“It has been very quiet since we returned on January 4. It is always quiet in January in the city when people are on holidays. But people are also scared to move around now and very cautious about travelling around on public transport.”
A survey released on Friday shows that, while business conditions across NSW improved strongly towards the end of last year, around one in four firms is still at “high risk of failure” once emergency pandemic support measures such as the federal government’s JobKeeper wages subsidy, interest waivers and other hardship measures are withdrawn in coming months.
Business confidence in the state was positive in the December quarter for the first time since June 2018, the research by peak body Business NSW shows. However, the survey pre-dated the northern beaches lockdown and abrupt state border closures over the Christmas-New Year period which is likely to have affected sentiment.
“The first quarter of this calendar year will be crucial for many businesses,” said Business NSW chief Nola Watson.
Sydney Business Chamber executive director Katherine O’Regan said retail trade had strengthened leading into Christmas and then fell quiet after recent COVID-19 outbreaks. She said many businesses that planned a return to the office early in January had put things “on pause”.
“Many businesses have said if you can work from home up until Monday, January 18th, then do that,” she said. This had impacted surrounding retailers and coffee shops who have missed the usual January return of foot traffic seen in previous years.
“Things were looking optimistic and then just fell off a cliff as the hotspot was determined,” Ms O’Regan said. “If there are ways and means we can flatten the curve for businesses, that would be useful.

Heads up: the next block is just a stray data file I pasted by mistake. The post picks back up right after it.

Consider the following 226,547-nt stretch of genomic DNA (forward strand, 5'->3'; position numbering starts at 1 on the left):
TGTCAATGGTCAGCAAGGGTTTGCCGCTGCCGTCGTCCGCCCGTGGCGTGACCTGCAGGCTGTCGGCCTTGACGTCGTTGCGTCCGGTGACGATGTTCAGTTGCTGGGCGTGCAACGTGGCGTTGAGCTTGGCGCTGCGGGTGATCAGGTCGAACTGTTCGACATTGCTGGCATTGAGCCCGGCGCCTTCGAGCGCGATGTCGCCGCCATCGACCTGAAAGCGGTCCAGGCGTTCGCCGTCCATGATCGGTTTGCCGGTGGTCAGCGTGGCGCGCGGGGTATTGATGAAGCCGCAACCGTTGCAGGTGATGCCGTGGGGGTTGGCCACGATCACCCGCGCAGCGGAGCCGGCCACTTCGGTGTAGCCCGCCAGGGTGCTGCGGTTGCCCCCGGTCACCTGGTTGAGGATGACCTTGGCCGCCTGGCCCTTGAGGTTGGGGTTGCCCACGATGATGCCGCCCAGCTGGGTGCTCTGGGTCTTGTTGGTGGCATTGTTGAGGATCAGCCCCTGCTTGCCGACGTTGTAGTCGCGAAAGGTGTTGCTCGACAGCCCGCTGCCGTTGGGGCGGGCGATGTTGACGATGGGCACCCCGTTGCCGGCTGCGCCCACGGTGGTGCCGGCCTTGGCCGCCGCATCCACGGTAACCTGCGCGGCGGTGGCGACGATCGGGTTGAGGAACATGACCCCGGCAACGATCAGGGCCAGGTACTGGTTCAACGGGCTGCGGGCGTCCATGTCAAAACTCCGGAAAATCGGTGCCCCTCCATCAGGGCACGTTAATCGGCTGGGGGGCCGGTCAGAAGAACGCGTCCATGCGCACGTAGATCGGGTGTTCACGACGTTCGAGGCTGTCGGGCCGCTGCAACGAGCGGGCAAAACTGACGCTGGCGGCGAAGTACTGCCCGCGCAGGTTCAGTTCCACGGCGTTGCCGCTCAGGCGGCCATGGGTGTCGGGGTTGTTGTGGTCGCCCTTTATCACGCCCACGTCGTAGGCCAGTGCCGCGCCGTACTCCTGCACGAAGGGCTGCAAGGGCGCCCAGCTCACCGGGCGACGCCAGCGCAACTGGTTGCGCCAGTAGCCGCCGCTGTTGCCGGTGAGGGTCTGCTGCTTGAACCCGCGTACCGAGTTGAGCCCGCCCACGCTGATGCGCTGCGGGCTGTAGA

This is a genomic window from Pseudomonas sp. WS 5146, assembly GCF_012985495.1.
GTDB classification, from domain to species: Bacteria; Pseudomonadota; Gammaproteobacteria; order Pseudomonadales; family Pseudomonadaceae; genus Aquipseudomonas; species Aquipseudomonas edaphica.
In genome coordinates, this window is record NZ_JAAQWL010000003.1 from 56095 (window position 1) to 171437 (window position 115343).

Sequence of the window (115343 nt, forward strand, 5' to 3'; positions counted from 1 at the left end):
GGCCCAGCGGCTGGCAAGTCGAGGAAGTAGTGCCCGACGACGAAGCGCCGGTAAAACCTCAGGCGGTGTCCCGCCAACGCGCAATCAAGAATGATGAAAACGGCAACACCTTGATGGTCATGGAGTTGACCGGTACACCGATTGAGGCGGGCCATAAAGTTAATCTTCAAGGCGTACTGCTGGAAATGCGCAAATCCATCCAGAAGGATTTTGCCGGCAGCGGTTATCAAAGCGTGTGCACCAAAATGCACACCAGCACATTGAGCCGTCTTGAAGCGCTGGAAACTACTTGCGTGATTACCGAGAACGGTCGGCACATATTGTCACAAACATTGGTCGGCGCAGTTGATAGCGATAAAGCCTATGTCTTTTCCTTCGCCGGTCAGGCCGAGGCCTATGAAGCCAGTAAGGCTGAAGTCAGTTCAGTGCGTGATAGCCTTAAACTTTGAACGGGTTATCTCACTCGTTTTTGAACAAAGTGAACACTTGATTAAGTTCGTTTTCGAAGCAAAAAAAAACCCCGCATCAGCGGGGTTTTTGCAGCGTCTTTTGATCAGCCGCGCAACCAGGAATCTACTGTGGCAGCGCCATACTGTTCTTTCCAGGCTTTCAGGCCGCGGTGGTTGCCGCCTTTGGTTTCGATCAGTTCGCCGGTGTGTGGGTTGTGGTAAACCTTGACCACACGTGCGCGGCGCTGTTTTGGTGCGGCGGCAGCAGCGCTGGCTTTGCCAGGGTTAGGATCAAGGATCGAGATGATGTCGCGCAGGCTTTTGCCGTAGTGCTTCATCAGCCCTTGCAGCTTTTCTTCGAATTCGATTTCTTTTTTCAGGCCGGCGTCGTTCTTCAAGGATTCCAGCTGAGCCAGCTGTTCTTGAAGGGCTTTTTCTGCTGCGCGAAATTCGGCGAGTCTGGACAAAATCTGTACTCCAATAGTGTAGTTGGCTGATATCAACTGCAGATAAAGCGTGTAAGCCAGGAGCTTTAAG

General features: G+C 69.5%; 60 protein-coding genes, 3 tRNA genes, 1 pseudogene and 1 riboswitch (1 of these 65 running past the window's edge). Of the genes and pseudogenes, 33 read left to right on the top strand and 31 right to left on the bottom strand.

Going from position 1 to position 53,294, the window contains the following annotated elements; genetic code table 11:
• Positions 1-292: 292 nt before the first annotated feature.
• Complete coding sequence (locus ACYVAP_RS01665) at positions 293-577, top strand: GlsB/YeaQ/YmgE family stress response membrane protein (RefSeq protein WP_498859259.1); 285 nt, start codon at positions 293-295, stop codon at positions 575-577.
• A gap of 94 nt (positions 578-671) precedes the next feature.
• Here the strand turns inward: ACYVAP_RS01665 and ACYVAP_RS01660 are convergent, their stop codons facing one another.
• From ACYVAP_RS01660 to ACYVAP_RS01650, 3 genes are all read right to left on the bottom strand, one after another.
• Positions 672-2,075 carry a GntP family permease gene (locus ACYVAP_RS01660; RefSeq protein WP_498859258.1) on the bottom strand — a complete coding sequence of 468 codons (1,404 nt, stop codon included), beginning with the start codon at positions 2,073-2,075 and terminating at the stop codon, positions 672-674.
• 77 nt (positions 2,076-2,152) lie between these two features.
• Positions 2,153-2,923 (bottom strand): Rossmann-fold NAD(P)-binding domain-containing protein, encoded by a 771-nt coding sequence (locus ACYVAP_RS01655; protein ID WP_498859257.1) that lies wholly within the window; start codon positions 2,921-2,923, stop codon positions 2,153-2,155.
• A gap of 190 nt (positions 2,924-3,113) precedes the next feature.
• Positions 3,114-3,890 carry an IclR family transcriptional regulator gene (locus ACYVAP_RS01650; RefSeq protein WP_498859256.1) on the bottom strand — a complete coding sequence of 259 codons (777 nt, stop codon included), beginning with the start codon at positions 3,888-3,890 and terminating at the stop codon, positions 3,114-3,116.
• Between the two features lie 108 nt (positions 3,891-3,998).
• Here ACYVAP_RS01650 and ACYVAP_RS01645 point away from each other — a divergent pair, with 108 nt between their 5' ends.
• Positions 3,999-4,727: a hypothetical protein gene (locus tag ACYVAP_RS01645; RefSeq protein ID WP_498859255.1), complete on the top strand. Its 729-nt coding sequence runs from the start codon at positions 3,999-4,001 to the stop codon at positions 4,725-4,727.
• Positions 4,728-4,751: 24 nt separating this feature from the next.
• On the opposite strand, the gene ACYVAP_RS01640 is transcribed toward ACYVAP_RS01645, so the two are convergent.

“For the CBD, we need to think about how we drive that foot traffic back in a more sustainable way.”
Mandatory masks was an example of strategies that could help give businesses more certainty to reduce the “ups and downs” in business.
NSW Health Minister Brad Hazzard on Thursday said public health directions for workplaces, which allow employers to choose whether staff should be at work in person, are appropriate. The state government has softened its position since late last year when it urged employers to return staff to workplaces, saying it would “lead by example” by returning the public service.
“We see no reason to change the current arrangements which largely leave it to the employers and their staff to determine whether or not people should be at work,” Mr Hazzard said.
The Business NSW survey showed there was a bigger share of businesses prioritising expansion of their operations in the December quarter (38 per cent) than prioritising downsizing of their business (30 per cent). More firms also expected the economy to strengthen in the future (47 per cent) than expect it to weaken (26 per cent). But demand for new labour remained very soft with only once in six firms reporting increased staffing levels in the quarter.
Ms Watson said business conditions in the state were turning the corner following the ravages of the COVID-19 pandemic but warned “vulnerability will hang over the small business sector” for much of this year.
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Anna Patty is a Senior Writer for The Sydney Morning Herald with a focus on higher education. She is a former Workplace Editor, Education Editor, State Political Reporter and Health Reporter.
Matt Wade is a senior economics writer at The Sydney Morning Herald.